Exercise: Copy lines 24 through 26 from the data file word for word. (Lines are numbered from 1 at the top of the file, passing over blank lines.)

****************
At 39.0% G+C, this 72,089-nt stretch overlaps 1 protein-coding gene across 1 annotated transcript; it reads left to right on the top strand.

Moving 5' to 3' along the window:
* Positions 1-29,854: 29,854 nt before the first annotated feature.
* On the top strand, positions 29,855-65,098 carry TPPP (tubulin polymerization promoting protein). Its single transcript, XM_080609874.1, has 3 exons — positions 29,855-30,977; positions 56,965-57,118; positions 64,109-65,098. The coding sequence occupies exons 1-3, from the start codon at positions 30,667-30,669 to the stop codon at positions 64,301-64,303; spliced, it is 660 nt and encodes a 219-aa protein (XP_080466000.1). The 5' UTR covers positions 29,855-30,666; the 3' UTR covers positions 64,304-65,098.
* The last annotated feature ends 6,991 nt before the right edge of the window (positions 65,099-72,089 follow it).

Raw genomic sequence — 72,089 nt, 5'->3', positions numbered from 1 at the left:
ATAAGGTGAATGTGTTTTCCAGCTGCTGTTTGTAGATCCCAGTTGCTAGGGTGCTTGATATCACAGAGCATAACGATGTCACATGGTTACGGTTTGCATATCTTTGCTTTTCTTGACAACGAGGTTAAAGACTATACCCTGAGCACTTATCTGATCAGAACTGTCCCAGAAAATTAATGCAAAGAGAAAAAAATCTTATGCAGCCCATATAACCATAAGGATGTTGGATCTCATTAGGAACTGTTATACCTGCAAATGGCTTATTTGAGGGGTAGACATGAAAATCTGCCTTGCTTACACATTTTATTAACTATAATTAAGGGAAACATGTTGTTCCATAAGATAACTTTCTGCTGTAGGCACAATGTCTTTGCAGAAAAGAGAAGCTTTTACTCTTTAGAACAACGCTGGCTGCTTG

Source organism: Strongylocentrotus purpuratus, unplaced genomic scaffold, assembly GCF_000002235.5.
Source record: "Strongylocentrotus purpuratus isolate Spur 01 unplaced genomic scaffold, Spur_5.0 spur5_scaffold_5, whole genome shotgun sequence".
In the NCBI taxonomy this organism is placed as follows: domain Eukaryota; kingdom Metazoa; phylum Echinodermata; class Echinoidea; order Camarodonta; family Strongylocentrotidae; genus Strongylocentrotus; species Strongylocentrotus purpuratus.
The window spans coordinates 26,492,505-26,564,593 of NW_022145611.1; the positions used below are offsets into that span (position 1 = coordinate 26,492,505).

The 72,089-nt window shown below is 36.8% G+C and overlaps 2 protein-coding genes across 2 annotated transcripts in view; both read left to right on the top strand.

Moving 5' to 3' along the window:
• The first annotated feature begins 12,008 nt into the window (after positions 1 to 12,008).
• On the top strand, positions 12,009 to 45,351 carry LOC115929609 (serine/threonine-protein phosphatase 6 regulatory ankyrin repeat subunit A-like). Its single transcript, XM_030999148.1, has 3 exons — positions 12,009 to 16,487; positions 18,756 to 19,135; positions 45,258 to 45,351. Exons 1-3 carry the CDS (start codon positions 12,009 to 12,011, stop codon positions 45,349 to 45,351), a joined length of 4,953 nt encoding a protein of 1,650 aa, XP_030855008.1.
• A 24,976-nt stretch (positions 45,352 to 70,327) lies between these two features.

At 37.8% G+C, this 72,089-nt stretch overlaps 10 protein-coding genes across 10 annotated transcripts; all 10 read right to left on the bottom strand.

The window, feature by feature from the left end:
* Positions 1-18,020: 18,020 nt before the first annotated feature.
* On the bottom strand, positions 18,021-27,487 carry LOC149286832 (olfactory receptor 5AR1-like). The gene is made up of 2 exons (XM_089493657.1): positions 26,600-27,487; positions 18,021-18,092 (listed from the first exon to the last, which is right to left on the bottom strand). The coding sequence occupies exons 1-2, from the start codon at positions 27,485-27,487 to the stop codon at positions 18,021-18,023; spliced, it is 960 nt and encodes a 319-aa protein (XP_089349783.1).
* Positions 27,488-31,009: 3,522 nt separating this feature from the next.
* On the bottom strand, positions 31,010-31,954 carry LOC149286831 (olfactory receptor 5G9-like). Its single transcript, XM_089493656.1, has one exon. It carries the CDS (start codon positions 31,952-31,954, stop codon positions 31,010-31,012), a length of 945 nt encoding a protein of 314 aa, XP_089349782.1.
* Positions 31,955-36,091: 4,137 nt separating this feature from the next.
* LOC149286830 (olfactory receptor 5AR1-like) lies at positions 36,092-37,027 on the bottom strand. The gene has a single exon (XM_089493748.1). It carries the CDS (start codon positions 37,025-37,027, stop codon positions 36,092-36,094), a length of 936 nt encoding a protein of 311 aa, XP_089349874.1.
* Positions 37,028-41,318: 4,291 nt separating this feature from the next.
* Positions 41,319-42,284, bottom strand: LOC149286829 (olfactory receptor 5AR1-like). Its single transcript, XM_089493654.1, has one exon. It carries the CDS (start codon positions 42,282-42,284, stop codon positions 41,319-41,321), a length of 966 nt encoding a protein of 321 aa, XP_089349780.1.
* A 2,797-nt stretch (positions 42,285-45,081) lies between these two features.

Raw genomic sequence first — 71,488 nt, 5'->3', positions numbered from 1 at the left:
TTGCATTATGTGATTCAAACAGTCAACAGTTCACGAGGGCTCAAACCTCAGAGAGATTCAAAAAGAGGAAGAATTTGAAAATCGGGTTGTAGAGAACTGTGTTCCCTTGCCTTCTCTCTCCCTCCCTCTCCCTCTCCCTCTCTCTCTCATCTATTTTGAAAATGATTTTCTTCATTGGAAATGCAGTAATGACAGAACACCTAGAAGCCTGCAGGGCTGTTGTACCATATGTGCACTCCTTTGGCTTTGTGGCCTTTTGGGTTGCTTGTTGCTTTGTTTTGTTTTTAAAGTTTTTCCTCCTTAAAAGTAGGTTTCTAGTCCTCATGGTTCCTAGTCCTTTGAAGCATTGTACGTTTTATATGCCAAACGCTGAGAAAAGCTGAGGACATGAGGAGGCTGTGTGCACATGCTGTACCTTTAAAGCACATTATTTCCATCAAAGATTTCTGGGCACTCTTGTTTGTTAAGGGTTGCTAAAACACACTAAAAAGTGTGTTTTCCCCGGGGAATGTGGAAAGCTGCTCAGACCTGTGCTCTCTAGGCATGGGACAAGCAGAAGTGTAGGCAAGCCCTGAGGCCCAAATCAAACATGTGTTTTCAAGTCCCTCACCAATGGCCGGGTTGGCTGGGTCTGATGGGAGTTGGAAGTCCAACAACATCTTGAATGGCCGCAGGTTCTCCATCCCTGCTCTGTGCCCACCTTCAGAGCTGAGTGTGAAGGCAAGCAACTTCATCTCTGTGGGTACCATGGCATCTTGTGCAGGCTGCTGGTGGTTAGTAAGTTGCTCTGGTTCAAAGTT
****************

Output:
* LOC149286830 (olfactory receptor 5AR1-like) lies at positions 36,092-37,027 on the bottom strand. The gene has a single exon (XM_089493748.1). It carries the CDS (start codon positions 37,025-37,027, stop codon positions 36,092-36,094), a length of 936 nt encoding a protein of 311 aa, XP_089349874.1.
* Positions 37,028-41,318: 4,291 nt separating this feature from the next.
* Positions 41,319-42,284, bottom strand: LOC149286829 (olfactory receptor 5AR1-like). Its single transcript, XM_089493654.1, has one exon. It carries the CDS (start codon positions 42,282-42,284, stop codon positions 41,319-41,321), a length of 966 nt encoding a protein of 321 aa, XP_089349780.1.